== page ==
128      2014-01-03 17:31:11      0.00

We should expect these sums for the first three days.

2014-01-01   900.00
2014-01-02     0.00
2014-01-03  -300.00

And the running balance for the first three days should look like this.

2014-01-01   900.00
2014-01-02   900.00
2014-01-03   600.00

A register of daily balances

select 
      cust_id
    , trans_date
    , sum(daily_amt) over (partition by cust_id order by trans_date) daily_balance
from (select 
            cust_id
          , trans_time::date trans_date
          , sum(trans_amt) daily_amt
      from transactions
      where cust_id = 128
      group by cust_id, trans_date) x
order by cust_id, trans_date;
cust_id  trans_date   daily_balance
--
128      2014-01-01   900.00
128      2014-01-02   900.00
128      2014-01-03   600.00
. . .

Execution plan for the register

The execution plan shows that the query above runs in 12 ms. I think that's reasonable for this kind of application, but I might be able to reduce run time below 12 ms by indexing an expression (trans_time::date) or by a compound index.

"WindowAgg  (cost=7232.14..7252.94 rows=1040 width=40) (actual time=11.728..12.093 rows=294 loops=1)"
"  ->  Sort  (cost=7232.14..7234.74 rows=1040 width=40) (actual time=11.700..11.733 rows=294 loops=1)"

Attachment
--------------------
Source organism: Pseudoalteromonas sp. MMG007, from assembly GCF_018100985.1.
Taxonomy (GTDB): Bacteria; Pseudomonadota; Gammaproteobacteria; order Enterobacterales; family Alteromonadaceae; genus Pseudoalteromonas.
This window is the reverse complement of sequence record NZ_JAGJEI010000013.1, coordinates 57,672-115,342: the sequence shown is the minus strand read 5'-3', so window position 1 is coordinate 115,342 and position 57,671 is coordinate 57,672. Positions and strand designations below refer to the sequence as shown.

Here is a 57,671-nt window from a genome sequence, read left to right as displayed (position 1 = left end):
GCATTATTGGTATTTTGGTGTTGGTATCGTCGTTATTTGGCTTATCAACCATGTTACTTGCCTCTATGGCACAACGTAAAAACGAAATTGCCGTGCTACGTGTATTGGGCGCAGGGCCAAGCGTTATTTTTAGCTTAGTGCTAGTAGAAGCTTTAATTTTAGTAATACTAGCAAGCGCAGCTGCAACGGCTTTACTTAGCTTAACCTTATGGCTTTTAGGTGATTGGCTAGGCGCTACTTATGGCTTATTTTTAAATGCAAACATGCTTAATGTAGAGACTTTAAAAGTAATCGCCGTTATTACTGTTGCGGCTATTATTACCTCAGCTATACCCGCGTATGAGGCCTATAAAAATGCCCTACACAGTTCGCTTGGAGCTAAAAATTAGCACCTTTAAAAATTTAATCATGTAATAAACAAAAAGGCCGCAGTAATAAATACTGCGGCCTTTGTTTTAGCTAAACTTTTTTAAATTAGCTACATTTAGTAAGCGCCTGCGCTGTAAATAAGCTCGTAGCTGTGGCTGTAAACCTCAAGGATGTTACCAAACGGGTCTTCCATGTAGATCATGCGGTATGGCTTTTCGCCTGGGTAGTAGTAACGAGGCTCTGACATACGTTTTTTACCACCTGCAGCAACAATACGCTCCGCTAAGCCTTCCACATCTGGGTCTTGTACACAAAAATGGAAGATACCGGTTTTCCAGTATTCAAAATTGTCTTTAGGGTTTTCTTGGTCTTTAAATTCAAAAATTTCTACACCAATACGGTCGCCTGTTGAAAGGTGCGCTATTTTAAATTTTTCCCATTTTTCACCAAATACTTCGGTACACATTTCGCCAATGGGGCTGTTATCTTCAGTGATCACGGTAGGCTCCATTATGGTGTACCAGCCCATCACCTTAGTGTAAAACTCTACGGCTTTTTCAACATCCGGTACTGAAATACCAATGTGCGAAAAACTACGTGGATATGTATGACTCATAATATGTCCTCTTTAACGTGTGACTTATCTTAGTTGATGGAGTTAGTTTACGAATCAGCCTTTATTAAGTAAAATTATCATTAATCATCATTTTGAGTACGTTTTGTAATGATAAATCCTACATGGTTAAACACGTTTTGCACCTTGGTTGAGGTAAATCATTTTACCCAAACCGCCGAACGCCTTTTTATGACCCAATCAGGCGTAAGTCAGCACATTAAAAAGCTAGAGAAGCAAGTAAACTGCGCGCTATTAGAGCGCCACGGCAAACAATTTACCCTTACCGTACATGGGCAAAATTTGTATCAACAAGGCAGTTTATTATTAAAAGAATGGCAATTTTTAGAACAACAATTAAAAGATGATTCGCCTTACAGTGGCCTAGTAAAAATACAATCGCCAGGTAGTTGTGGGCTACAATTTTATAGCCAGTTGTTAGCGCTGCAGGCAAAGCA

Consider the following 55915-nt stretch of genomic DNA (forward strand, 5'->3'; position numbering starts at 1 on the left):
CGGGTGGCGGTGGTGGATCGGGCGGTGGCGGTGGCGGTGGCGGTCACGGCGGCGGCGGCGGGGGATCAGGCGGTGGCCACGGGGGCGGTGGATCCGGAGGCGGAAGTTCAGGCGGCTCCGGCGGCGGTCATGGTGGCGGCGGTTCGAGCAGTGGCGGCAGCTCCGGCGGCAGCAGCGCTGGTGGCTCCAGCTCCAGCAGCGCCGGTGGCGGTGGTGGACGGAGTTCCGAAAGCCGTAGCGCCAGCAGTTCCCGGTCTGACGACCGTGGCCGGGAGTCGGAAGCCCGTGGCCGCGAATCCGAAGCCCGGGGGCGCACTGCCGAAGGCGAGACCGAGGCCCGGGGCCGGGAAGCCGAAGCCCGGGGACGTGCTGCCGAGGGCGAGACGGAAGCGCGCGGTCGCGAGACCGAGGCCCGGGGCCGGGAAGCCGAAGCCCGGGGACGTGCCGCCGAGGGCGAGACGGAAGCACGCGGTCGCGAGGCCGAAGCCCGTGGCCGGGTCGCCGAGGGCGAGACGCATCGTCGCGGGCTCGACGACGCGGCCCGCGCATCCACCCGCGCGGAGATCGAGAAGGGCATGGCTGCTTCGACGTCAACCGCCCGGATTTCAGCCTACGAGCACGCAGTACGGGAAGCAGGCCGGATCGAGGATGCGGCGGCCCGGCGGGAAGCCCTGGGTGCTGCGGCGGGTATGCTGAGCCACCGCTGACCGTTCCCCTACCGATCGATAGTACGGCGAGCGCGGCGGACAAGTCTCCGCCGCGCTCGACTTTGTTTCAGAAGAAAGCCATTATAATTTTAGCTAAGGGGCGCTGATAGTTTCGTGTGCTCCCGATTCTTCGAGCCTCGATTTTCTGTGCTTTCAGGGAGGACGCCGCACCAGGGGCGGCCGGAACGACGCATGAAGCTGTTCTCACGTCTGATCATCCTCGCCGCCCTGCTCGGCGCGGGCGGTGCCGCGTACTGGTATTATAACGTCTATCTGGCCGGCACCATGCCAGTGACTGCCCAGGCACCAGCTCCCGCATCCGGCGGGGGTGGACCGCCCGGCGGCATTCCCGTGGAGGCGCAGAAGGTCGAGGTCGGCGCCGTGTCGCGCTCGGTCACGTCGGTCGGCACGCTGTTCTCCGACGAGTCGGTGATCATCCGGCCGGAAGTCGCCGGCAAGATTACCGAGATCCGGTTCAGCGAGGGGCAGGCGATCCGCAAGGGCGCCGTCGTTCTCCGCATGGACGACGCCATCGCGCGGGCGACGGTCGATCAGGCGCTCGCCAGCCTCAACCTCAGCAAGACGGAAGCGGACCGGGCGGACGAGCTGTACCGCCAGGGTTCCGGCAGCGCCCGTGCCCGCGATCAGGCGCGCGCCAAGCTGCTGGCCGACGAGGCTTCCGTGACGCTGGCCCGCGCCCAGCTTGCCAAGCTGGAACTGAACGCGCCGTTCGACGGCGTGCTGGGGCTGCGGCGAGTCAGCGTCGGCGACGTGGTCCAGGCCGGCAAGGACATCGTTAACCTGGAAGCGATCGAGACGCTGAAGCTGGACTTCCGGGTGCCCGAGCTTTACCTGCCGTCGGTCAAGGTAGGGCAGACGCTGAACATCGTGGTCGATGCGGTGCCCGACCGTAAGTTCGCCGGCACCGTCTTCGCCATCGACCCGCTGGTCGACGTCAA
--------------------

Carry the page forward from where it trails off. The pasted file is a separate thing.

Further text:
"        Sort Key: transactions.cust_id, ((transactions.trans_time)::date)"
"        Sort Method: quicksort  Memory: 38kB"
"        ->  HashAggregate  (cost=7156.62..7169.62 rows=1040 width=16) (actual time=11.392..11.466 rows=294 loops=1)"
"              ->  Bitmap Heap Scan on transactions  (cost=39.66..7141.89 rows=1964 width=16) (actual time=0.839..9.753 rows=1961 loops=1)"
"                    Recheck Cond: (cust_id = 128)"
"                    ->  Bitmap Index Scan on transactions_cust_id_idx  (cost=0.00..39.17 rows=1964 width=0) (actual time=0.501..0.501 rows=1961 loops=1)"
"                          Index Cond: (cust_id = 128)"
"Total runtime: 12.272 ms"
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  • Thanks for the great answer and explanation! But can I do it with MySQL? Would there be any big differences? – Felipe Oct 22 '14 at 13:55
  • MySQL doesn't support window functions or window aggregates, so you'd have to do it a different way in MySQL. Performance would suffer, but might still be fast enough. If I get time, I'll rewrite it for MySQL. – Mike Sherrill 'Cat Recall' Oct 22 '14 at 14:04
  • Mike, after your suggestion (to go with PostgreSQL) I read some articles about the differences and use cases of both databases, and PostgreSQL seems to be a good choice. Anyway, a MySQL approach would be great! Do PostgreSQL have something similar to MySQL Workbench? I'm on Debian and didn't find anything on the repositories. – Felipe Oct 22 '14 at 14:36
  • Look at pgAdminIII. It might be installed by default when you install PostgreSQL. – Mike Sherrill 'Cat Recall' Oct 22 '14 at 15:28